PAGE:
All the Lights Above Us: Inspired by the Women of D-Day

Image of All the Lights Above Us: Inspired by the women of D-Day
Release Date: 
May 10, 2022
Alcove Press
Reviewed by: 

All the Lights Above Us covers approximately the 24 hours of D-Day, almost minute-by-minute, through the eyes of five disparate women in England, France, and Germany whose lives are upended by the huge Allied landing in Normandy in World War II:

Adelaide, a widowed French grandmother alienated from her daughter, who has come to feel almost motherly toward the German soldiers billeted in her Normandy farmhouse over the past few years.

Emilia, the beautiful German secretary to an SS leader in Normandy, who was raised by devout Nazi parents and who likes to remember that she “once shook the hand of Adolf Hitler.”

Flora, a young French Resistance courier in Normandy, who chafes at being relegated to “women’s work.”

Mildred (an actual historical figure, known as Axis Sally), an American-born actress who began broadcasting Nazi propaganda from Berlin in 1940 because she saw it as the only way to get a job in the performing arts.

Theda, a no-nonsense nurse in Portsmouth, England, who dreams of a career, not marriage, but who isn’t prepared for the day’s tsunami of horribly wounded soldiers.

As the women wake up on June 6, 1944, clues to the day’s looming turmoil begin to bubble. Pedaling toward the outskirts of Caen, Flora is battered by “snow showers of ash” and “the sharp tinge of smoke.” At Mildred’s Berlin recording studio, “disheveled reporters hunched over microphones,” their hands shaking. Theda sees that laundry hanging on an outdoor clothesline has turned brown and grey from the exhaust of “formations of planes [that] had roared past all morning.”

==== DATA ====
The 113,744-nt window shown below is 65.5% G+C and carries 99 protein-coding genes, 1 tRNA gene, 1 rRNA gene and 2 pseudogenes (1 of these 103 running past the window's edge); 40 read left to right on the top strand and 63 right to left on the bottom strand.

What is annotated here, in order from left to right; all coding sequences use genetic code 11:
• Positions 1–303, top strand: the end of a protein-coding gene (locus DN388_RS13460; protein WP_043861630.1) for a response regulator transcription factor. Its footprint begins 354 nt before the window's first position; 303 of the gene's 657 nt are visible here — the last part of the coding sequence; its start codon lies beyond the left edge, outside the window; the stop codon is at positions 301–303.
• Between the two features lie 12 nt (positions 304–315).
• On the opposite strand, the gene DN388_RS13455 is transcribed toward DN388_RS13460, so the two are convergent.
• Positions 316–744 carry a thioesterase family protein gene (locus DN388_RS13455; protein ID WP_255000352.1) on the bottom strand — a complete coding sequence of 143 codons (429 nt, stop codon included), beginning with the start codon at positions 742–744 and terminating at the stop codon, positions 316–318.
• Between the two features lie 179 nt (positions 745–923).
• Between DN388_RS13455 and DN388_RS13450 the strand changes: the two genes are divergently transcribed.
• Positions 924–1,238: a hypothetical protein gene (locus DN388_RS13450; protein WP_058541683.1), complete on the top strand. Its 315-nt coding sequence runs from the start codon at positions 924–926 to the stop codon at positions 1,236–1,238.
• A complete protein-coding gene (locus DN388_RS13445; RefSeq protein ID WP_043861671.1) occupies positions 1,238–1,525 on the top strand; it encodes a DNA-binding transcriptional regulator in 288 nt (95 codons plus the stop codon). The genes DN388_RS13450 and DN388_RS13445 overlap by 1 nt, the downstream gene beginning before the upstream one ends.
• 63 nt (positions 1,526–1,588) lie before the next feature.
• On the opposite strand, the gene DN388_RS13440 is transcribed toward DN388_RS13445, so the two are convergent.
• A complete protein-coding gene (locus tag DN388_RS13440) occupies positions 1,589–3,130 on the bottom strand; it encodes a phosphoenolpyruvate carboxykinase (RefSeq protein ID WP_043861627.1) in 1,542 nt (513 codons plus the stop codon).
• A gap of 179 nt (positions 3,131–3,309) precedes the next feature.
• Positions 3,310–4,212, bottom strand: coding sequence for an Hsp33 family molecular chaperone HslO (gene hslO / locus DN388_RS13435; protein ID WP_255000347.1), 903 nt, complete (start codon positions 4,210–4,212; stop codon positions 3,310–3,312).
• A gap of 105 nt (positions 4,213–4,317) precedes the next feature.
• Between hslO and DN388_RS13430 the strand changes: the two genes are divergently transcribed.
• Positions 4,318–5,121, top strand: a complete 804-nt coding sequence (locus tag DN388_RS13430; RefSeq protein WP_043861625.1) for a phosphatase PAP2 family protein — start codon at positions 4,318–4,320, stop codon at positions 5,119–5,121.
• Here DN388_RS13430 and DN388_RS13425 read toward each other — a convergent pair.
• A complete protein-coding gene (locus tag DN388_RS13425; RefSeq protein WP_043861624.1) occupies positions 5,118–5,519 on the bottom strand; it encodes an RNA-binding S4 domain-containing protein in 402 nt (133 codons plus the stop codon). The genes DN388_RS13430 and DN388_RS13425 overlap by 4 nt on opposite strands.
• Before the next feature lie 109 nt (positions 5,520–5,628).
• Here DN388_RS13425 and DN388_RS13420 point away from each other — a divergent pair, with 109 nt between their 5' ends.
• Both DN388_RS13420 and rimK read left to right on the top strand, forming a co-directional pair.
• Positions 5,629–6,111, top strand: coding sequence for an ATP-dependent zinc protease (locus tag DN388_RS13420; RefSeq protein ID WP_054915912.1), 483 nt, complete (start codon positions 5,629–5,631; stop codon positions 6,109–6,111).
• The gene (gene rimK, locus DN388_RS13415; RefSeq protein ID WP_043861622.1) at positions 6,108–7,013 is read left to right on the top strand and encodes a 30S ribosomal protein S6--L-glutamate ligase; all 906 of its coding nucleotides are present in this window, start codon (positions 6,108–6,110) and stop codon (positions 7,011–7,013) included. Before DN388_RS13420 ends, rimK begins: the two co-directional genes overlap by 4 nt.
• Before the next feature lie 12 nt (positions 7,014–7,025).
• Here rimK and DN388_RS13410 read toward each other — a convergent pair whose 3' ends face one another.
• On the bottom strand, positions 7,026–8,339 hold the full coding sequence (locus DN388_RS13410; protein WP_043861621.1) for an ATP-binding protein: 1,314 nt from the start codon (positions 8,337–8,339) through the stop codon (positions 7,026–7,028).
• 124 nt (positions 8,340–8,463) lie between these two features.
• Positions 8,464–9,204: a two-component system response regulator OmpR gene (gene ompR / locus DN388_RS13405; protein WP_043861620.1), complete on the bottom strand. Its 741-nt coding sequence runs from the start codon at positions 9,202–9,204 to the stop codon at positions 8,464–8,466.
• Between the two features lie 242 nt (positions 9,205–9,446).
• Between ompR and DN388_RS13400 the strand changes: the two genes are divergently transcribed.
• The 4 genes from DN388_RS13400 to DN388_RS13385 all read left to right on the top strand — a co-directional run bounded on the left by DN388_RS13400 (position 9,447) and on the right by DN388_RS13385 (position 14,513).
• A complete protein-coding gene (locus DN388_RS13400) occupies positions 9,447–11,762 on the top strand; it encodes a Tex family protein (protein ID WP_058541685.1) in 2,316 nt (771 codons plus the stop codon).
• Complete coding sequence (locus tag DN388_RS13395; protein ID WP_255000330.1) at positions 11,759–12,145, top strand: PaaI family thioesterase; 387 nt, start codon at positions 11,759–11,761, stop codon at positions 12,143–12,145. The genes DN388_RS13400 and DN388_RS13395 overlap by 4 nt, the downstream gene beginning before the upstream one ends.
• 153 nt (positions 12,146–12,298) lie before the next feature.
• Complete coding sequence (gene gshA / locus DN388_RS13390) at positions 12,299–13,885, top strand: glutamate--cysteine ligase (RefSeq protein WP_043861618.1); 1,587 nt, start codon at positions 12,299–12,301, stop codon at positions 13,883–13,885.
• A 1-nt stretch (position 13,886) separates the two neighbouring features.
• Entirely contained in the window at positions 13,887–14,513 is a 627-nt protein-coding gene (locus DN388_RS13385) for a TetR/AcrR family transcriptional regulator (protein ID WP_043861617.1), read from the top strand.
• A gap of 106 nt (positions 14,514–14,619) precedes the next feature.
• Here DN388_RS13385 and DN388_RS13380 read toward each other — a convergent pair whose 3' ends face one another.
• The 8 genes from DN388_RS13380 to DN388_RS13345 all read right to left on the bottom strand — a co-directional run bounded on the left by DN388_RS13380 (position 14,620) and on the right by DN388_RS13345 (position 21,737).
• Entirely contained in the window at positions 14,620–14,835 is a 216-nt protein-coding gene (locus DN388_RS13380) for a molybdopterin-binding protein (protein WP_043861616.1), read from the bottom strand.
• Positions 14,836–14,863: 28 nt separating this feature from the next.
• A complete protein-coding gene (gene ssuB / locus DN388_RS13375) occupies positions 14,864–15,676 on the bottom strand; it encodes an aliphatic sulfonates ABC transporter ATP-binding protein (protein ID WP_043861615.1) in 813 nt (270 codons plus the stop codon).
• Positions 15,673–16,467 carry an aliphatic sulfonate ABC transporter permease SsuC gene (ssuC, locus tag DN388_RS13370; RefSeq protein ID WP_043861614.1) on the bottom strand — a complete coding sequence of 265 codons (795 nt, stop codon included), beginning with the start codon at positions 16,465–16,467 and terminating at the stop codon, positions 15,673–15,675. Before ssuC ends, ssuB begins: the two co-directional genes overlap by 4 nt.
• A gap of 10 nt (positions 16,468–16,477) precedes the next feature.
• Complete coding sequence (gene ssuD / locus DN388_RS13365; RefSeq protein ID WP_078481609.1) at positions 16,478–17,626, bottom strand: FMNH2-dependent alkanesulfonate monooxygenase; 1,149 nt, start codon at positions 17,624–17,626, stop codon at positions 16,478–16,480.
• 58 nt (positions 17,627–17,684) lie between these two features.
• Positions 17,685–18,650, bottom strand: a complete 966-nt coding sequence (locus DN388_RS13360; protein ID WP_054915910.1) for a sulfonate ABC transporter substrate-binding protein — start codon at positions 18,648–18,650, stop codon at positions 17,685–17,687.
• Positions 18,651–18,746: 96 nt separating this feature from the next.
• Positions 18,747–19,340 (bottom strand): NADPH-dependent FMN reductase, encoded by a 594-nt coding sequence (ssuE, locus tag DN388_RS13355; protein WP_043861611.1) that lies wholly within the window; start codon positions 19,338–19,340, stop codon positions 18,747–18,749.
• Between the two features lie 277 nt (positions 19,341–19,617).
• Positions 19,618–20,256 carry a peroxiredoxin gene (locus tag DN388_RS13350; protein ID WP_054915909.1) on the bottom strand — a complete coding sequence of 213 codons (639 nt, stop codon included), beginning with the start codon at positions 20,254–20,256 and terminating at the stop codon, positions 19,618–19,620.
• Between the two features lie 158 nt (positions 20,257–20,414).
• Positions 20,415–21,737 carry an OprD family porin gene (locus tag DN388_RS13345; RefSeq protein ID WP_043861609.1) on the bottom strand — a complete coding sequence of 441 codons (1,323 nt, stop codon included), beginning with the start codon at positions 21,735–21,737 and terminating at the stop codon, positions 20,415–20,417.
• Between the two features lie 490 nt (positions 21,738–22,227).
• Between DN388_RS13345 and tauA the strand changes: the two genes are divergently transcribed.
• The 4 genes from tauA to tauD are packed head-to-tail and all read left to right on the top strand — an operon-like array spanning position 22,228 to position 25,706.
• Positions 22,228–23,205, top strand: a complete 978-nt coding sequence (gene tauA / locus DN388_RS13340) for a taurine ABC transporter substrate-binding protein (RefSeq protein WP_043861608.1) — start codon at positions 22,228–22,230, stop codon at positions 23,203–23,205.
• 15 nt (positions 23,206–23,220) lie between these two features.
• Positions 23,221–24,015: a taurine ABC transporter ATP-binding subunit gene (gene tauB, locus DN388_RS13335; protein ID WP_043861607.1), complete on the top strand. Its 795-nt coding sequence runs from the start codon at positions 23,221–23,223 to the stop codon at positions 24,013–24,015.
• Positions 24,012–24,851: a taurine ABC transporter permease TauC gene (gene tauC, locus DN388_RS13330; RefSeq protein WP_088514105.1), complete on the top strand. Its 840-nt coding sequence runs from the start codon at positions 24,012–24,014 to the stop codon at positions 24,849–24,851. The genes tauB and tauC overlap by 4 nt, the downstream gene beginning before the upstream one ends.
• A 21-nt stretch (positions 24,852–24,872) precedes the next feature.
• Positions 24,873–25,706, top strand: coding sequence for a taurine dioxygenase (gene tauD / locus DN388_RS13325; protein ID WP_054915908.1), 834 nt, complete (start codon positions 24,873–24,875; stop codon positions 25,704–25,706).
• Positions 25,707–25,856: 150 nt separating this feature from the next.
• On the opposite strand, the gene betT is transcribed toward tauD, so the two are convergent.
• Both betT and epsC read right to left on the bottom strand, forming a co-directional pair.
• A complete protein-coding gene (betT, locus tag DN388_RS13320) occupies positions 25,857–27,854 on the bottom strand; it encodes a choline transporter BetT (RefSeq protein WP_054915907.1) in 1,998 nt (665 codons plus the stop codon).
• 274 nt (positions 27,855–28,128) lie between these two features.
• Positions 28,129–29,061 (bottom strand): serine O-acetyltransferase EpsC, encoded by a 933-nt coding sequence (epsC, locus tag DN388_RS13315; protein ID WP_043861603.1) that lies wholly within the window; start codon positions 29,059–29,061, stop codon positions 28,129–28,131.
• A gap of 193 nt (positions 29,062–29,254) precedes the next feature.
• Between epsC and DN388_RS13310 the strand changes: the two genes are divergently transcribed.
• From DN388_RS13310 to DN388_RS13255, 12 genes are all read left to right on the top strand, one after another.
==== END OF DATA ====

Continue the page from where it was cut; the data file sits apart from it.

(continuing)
Not surprisingly, the most interesting of these protagonists are the ones who, to some degree or another, have let themselves be seduced by evil—Adelaide, Emilia, and Mildred. Author M. B. Henry believably shows how they have managed to lie to themselves and how their blinders are now tumbling off. For Adelaide, the young German soldiers are just “wounded, affectionate, loud-mouthed boys” who “treated her like their own mother.” Mildred desperately repeats her mantra: “I’m just an actress. It’s not propaganda. It’s just my job.”

On the other hand, the staunchly anti-Nazi Theda and Flora are pretty much clichés of brave, idealistic feminists who don’t want to sit home knitting scarves.

The intense focus on a single day gives Henry, a California-based historical consultant for films and TV, the space for vivid details. She is unsparing in her descriptions. When Flora enters a hospital in Caen, “noxious fumes of blood and sweat practically choked her . . . the men and women were plastered with dirt, blood, and filth.”

All these aspects make this debut novel an apt multifaceted portrait, not just of World War II, but of any “good war.” Mildred’s and Emilia’s stories personify the evil that is worth fighting against; Adelaide shows the temptations to which even good people can succumb; and the horrifying descriptions remind us of the price we pay.